Spain Faces Post-Holiday Detox as Time Runs Out
Digital News Editor
Angela Merkel’s hiking holiday in the Italian Alps, Francois Hollande’s stay on the French Riviera and Mariano Rajoy’s visit to Galicia this summer must already seem like distant memories to the European leaders.
As the first week of proper trading kicks off after the traditional August break in Europe, Spain is once again firmly in the spotlight.
The country has been a key concern for investors throughout the summer, with seemingly endless speculation over how much longer it will resist an appeal for a bailout from European authorities.
Many analysts believe it will soon concede.
With the holidays over and a number of key events ahead, the time may have come for the country to go cold turkey and accept the austerity measures that will come with an aid request.
Spain’s long-term borrowing costs remain near unsustainable levels (read more: Can Spain Avoid Greece's Vicious Circle?) and Reuters cited a source as saying that Spain's national bank rescue fund FROB would approve, later on Monday, a capital injectionof between 4 and 5 billion euros for nationalized lender Bankia.
“August always was going to be a month where we were going to get off lightly. The testing time comes now,” Alistair Newton, political analyst at Nomura told CNBC on Monday.
With a crucial European Central Bank meeting this week, elections in the Netherlands and a ruling on the legality of Europe’s permanent rescue fund known as the ESM later this month – September has been billed as crunch time for the euro zone.
“Spain has over 30 billion (euros) of redemptions coming up in October. It’s ‘make your mind up’ time for Mariano Rajoy,” Newton said. The Spanish Prime Minister needed to decide urgently on a request for aid, he said.
Until that happens, investors will remain on edge, Padhraic Garvey, head of developed markets, rates and debt strategy at ING told CNBC.
The brokerage hopes the ECB will announce, this week (read more: Don't Rule Out a Rate Cut From the ECB) , that it will buy short-term Spanish debt to alleviate Spain’s funding concerns.
“I think it’s absolutely crucial that the ECB gives the markets the impression that what it’s going to buy it will do in a very aggressive manner, practically in a limitless manner,” he said.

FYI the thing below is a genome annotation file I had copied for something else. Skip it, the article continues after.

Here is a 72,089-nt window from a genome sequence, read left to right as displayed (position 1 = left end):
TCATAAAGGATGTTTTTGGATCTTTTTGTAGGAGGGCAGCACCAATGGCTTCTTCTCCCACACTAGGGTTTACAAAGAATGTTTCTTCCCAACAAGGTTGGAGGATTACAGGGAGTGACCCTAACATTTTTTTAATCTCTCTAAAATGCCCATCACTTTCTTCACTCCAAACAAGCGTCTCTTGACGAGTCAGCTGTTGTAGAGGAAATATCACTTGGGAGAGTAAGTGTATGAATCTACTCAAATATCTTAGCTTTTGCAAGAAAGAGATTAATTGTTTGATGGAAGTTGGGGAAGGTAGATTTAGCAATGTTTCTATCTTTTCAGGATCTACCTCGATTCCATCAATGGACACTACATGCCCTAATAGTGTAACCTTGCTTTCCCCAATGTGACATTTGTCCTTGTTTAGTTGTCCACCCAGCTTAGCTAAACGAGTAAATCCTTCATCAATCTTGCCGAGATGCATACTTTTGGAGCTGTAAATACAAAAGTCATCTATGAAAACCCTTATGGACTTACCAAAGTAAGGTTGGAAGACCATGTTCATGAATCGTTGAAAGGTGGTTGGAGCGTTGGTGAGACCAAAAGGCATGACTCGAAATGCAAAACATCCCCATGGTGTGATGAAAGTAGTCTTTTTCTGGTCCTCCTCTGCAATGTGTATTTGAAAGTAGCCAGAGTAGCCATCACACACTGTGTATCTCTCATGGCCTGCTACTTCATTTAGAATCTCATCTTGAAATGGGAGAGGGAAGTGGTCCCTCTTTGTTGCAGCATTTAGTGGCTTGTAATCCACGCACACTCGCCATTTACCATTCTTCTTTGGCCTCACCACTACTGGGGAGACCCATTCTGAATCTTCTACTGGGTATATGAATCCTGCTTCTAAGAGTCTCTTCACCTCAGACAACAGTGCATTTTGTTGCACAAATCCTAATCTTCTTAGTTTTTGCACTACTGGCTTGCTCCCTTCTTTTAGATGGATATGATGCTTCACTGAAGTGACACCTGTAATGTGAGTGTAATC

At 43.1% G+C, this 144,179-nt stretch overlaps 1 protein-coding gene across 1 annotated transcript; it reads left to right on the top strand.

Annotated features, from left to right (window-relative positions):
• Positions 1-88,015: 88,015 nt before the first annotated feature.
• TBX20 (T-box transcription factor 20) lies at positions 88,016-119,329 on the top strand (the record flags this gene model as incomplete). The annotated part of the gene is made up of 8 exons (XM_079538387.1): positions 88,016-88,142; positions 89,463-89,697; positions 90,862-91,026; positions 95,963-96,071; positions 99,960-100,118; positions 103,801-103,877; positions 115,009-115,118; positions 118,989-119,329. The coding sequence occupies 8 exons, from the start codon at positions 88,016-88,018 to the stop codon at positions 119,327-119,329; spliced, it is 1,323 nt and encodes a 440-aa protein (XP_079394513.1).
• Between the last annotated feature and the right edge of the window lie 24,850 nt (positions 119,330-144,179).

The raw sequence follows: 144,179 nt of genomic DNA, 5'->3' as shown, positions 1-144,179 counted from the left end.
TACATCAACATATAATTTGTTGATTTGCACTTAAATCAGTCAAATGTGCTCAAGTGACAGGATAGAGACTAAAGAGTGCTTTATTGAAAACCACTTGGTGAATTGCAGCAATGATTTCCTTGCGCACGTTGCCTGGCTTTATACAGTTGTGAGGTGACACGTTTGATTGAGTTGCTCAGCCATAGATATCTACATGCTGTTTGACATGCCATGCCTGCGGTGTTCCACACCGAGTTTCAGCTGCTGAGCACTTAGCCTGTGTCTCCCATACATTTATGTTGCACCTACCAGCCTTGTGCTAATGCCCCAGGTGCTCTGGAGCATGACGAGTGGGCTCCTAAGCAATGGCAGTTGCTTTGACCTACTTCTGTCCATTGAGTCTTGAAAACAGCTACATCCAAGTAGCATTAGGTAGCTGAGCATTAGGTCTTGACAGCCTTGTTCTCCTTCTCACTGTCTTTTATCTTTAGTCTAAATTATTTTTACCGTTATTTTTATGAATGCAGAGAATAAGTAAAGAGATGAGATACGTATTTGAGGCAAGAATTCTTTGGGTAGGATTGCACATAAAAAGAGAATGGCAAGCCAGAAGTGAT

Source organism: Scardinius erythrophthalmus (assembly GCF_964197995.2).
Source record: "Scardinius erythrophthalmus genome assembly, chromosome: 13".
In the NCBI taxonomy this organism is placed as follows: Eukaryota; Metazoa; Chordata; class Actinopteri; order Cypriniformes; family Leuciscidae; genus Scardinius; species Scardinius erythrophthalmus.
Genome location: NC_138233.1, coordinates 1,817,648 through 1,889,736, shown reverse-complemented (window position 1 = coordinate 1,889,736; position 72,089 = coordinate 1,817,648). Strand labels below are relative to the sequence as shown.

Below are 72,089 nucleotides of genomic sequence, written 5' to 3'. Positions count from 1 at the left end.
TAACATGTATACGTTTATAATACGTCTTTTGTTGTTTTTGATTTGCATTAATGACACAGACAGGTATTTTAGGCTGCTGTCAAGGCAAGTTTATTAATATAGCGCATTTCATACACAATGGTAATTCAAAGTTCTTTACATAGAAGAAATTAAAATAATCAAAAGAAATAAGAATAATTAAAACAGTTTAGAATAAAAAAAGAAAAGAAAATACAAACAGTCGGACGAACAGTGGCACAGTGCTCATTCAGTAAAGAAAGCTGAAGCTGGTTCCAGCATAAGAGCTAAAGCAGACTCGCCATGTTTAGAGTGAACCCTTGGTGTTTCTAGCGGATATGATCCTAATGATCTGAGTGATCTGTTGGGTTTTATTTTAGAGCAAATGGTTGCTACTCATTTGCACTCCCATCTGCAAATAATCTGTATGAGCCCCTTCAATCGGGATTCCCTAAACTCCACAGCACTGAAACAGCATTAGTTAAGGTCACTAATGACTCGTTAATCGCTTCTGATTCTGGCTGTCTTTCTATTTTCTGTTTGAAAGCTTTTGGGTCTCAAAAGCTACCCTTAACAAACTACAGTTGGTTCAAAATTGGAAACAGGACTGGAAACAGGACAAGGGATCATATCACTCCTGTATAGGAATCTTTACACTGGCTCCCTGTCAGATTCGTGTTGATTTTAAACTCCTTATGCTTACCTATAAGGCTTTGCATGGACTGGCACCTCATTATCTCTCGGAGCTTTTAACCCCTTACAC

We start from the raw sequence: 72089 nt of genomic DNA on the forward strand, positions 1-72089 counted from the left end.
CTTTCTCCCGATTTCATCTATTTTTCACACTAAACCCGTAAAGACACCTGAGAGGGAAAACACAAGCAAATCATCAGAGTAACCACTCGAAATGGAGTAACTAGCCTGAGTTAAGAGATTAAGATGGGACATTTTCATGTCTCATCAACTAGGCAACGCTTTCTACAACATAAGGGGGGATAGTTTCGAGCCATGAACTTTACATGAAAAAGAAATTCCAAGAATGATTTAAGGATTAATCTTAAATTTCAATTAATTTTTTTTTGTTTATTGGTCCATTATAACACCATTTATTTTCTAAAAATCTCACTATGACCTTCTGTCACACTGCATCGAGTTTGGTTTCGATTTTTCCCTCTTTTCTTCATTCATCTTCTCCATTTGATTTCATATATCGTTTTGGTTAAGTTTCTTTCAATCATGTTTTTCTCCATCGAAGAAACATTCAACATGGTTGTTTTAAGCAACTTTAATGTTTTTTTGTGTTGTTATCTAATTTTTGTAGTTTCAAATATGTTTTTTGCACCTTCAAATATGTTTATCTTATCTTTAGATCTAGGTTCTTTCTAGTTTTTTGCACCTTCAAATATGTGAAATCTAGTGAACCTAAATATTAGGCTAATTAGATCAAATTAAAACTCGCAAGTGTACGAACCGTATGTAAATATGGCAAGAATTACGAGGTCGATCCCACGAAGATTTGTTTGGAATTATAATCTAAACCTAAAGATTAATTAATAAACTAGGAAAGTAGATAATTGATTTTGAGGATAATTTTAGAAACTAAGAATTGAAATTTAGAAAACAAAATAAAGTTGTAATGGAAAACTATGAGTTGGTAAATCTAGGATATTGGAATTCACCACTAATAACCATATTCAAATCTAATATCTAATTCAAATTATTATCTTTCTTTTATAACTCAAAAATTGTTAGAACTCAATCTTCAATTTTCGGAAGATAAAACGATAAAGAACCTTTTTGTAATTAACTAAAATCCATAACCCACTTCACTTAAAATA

On Friday, Spain’s IBEX index rallied over 3 percent after the government announced it would set up a bad bank to buy up souring property assets from the financial sector.
But on Monday, Spanish stocks traded lower as data showed further weakness in the manufacturing sector.
“This is the first week of proper trading…Friday we saw Spain trade heavy. I think the odds are over the next number of weeks that Spain continues to trade heavy until we get to a point where there is real support for Spain. That support would require Spain actually asking for help,” Garvey said.
Riccardo Barbieri Chief European Economist at Mizuho International told CNBC the ECB would need to be specific on Thursday to satisfy markets and say it would aim to keep bond yields at sustainable levels.
He also believed the ECB would buy mainly short-term bonds to drive those yields down. Spain did not have much time, he said.
“Spain is a country with a negative international position…it needs capital inflows,” he said.
With these key events ahead, there may be some sense of relief among investors by the end of September.
“We’ve got to the tipping point and the answers are (coming) very, very soon. It may not be a perfect answer but we will have moved on from this issue to a greater extent by this time next month,” Michael Brown, Fund Manager at Martin Currie said.
Newton also believes there is the potential for quite a lot of upside news.
“The ECB may disappoint on Thursday because market expectations are too high but I don’t think we should underestimate the commitment of (ECB President) Mario Draghi.”